Official sources of Law

(a) Statutory Law

(i) Laws (fa lü): promulgated by the National People’s Congress (NPC) and its Standing Committee.

(ii) Administrative Regulations (xing zheng fa güi): promulgated by the State Council.

(iii) Local Regulations (di fang fa güi): promulgated by local People’s Congress (hereinafter Local NPC) and its standing committee.

(iv) Administrative Rules (xingzheng güizhang), including:

Local Rules (difang zhengfu güizhang): promulgated by the local governments;

Departmental Rules (bumen güizhang): promulgated by the ministries and commissions under the State Council, the People’s Bank of China, the Auditing Office, and other departments with administrative responsibilities directly under the State Council.

(v) Military Regulations: promulgated by the Central Military Commission in accordance with the Constitution and the Laws, and Military Rules enacted by the lower level military authorities within their powers and responsibilities.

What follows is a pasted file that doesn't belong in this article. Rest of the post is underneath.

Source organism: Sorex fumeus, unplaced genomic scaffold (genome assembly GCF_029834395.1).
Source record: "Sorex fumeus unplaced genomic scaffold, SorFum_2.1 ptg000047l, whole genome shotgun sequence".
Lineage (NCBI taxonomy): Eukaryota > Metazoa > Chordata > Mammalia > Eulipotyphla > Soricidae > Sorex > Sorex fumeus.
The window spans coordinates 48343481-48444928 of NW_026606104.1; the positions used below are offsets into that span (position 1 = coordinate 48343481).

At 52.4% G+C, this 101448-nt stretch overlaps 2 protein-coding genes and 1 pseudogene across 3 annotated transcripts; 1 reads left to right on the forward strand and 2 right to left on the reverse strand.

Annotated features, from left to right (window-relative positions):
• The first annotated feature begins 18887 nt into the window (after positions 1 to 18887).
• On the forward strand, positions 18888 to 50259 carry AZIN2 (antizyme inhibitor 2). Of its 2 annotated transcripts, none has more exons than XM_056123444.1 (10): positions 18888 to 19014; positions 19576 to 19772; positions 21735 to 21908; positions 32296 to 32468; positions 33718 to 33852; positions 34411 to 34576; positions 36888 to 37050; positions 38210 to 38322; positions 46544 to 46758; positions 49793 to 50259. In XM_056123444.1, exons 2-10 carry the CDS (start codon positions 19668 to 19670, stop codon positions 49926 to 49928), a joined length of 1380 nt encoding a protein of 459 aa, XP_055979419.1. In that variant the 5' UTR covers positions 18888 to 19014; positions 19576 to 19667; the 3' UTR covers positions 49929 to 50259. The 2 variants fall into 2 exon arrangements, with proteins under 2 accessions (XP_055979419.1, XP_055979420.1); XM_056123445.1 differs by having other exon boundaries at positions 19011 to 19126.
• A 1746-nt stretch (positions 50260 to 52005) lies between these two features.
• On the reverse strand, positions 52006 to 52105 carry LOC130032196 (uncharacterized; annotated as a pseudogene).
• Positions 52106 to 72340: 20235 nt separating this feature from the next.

(b) Judicial Interpretation

Judicial precedents are not enforceable in China. The Supreme People’s Court (SPC), however, bears the authority to issue Judicial Interpretations (sifa jieshi) as guidelines to the trials, which are nationally enforceable.

(c) Treaties

The treaties (tiao yue) China has entered are also legally effective documents. 



(The writer is Associate Director/Visiting Scholar, China-Sri Lanka Cooperation Studies Centre of the Pathfinder Foundation. She is an academic at the School of Journalism and Communications of the China Southwest University of Political Science and Law and holds a Bachelor’s degree in the Science of Law, a First-class Master’s degree in Civil and Commercial Law and a Ph.D in Commercial Law. She is currently following a post-doctoral program in Economic Law. Her teaching and research interests include Intellectual Property Law, Economic Law, Media law, Financial Law and Financial Security within the Belt and Road Initiative.)